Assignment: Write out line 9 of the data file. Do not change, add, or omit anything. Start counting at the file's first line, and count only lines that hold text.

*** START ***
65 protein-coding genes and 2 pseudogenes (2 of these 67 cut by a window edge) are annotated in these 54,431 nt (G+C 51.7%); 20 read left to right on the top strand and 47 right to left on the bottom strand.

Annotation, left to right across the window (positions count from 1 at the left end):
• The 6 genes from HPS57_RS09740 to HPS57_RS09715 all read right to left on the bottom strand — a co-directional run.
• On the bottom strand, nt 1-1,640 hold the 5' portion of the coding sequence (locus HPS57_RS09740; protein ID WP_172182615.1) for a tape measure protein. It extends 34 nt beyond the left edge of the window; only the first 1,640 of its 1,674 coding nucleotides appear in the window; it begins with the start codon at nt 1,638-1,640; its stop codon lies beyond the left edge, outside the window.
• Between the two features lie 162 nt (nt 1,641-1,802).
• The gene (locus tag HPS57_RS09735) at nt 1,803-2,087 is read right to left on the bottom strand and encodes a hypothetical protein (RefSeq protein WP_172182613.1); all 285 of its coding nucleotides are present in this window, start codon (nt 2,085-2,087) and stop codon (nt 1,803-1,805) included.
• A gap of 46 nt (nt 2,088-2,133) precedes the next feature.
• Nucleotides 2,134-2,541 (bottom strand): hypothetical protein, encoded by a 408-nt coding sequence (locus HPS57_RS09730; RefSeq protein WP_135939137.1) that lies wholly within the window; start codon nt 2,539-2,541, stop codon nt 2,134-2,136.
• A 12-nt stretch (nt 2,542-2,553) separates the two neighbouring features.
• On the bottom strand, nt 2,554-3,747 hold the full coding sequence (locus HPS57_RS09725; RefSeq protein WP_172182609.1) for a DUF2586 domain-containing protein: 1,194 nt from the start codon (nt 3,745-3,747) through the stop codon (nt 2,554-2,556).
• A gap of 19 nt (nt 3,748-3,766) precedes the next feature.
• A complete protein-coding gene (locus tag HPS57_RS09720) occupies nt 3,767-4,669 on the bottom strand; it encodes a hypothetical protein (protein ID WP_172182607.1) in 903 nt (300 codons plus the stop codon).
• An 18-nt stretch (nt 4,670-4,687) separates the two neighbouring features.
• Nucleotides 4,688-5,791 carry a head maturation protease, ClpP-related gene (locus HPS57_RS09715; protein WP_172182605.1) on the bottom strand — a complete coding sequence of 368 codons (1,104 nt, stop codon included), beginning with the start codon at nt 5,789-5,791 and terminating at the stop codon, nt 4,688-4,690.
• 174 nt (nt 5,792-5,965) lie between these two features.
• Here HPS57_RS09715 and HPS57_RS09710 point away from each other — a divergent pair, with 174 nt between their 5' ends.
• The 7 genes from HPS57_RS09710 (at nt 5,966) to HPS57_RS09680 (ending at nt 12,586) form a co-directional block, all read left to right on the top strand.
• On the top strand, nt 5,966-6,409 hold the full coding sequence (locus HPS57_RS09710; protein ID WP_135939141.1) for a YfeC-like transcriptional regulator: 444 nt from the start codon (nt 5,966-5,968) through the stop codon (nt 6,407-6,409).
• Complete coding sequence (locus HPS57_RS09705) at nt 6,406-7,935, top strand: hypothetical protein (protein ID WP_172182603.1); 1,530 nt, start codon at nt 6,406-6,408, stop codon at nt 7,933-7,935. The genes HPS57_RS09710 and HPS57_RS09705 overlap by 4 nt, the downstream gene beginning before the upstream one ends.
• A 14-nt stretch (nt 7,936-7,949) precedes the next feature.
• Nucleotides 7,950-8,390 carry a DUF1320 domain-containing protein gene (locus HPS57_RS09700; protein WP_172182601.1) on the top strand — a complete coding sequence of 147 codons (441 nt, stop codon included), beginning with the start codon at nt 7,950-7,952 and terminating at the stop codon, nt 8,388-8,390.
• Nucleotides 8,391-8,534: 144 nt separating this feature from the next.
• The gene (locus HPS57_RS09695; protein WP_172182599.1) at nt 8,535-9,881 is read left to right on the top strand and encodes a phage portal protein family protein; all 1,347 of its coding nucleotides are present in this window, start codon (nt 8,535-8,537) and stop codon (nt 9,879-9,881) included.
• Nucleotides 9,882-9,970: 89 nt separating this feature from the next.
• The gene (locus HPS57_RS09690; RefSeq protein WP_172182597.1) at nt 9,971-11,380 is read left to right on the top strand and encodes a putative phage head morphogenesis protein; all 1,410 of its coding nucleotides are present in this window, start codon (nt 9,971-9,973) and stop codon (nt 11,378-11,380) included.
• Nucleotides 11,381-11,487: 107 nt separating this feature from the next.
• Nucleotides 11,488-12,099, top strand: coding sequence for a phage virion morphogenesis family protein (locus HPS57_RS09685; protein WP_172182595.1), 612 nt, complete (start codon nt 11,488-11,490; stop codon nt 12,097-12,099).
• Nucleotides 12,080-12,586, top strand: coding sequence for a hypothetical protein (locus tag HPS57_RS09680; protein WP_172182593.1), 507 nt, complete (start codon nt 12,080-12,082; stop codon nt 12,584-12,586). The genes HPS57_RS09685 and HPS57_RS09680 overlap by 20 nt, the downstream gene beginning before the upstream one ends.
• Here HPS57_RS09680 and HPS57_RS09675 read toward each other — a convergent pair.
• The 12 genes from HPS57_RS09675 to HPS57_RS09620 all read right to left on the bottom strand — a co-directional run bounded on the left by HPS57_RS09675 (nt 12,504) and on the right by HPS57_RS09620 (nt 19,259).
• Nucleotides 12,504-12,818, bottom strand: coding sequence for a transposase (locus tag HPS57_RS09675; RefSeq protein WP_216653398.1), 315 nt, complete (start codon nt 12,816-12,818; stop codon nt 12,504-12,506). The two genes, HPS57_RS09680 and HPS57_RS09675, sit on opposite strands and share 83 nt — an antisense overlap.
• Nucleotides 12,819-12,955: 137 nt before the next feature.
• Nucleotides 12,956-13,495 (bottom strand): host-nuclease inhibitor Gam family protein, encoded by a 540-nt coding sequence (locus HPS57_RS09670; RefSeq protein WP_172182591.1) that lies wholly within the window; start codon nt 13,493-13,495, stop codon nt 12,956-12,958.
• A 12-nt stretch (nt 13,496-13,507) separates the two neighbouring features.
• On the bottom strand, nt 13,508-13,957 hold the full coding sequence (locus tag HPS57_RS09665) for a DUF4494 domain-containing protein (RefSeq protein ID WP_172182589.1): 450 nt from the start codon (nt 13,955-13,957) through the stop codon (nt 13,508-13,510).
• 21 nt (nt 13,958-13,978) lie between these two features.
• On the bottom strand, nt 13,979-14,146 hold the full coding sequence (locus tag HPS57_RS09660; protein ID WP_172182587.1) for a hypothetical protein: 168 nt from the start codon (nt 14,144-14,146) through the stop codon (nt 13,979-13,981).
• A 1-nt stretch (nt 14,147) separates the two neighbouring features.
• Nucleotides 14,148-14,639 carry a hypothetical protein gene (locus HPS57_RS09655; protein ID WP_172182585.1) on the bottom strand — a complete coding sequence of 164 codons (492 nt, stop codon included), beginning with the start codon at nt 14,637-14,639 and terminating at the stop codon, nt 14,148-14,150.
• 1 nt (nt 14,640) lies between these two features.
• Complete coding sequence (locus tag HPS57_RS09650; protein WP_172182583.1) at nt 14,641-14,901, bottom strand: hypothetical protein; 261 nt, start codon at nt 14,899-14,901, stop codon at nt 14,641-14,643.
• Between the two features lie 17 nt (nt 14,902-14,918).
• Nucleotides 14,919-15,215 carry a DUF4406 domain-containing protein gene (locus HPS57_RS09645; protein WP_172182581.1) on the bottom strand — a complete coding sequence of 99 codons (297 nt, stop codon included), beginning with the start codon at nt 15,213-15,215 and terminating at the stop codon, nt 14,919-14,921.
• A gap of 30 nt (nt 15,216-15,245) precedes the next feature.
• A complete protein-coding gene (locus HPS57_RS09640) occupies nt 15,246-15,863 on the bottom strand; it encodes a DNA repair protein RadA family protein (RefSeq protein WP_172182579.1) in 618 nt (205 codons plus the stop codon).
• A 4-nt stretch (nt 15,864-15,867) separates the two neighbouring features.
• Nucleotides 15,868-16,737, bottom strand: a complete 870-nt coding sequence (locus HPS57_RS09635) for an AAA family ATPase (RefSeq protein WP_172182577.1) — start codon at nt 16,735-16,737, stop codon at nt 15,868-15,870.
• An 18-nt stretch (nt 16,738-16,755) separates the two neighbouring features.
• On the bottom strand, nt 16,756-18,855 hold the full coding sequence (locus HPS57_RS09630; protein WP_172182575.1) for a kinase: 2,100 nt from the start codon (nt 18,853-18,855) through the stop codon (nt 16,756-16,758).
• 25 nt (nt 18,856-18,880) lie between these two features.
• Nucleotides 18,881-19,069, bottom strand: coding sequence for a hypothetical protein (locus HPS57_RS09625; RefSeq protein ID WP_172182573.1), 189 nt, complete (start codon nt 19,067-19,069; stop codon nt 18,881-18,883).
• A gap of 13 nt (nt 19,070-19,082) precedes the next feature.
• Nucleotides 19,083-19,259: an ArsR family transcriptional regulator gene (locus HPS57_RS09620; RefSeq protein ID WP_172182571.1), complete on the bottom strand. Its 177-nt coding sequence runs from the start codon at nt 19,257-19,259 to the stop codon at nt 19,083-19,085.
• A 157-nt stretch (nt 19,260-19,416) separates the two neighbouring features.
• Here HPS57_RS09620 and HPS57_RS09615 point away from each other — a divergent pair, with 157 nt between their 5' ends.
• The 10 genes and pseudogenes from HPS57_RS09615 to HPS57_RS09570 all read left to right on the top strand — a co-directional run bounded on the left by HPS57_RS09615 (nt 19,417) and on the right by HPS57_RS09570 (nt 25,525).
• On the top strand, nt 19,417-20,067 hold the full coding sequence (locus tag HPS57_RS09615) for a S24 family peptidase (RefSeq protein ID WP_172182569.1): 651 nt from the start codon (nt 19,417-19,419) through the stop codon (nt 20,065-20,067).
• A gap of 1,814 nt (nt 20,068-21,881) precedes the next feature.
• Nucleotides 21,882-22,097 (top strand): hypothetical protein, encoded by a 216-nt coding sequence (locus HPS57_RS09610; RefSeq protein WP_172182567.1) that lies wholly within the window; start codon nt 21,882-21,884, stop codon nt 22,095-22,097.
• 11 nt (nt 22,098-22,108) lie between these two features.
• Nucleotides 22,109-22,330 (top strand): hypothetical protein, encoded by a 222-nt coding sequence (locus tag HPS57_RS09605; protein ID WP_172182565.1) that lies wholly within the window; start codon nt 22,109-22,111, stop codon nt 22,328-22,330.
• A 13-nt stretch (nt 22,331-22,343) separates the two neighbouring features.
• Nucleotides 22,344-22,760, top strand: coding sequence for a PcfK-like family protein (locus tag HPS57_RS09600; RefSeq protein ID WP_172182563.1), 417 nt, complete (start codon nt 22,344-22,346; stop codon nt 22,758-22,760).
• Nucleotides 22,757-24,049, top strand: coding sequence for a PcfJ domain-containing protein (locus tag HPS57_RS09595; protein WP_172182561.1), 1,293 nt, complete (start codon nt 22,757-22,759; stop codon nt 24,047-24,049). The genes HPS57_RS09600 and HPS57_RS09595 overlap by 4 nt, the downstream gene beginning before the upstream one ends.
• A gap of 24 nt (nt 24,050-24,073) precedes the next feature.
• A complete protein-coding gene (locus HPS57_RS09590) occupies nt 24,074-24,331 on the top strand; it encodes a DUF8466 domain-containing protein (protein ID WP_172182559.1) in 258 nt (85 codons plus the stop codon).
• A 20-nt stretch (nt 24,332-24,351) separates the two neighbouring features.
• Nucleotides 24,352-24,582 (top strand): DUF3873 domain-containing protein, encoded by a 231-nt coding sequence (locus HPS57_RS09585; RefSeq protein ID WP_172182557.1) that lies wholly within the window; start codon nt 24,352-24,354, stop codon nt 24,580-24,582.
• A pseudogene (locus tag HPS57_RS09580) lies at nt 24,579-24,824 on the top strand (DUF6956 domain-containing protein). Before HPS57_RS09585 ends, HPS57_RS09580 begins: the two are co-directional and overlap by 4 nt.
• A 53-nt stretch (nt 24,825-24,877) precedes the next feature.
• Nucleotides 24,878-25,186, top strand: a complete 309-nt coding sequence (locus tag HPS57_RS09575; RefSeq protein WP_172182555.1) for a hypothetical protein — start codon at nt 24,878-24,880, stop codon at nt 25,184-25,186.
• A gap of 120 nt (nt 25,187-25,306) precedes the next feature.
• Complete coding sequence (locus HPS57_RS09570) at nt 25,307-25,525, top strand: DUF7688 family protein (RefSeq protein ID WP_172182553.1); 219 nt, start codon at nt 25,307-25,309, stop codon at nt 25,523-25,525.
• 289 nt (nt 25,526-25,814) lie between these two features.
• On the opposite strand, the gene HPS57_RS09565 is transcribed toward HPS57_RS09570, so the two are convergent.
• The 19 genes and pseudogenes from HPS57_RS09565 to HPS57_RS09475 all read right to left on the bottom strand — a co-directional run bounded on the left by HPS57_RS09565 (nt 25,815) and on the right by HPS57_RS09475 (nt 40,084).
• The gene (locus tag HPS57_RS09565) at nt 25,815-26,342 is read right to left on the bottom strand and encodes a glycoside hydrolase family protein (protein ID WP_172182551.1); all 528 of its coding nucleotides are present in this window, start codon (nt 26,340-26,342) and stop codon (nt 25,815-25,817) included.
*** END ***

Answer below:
• A 12-nt stretch (nt 2,542-2,553) separates the two neighbouring features.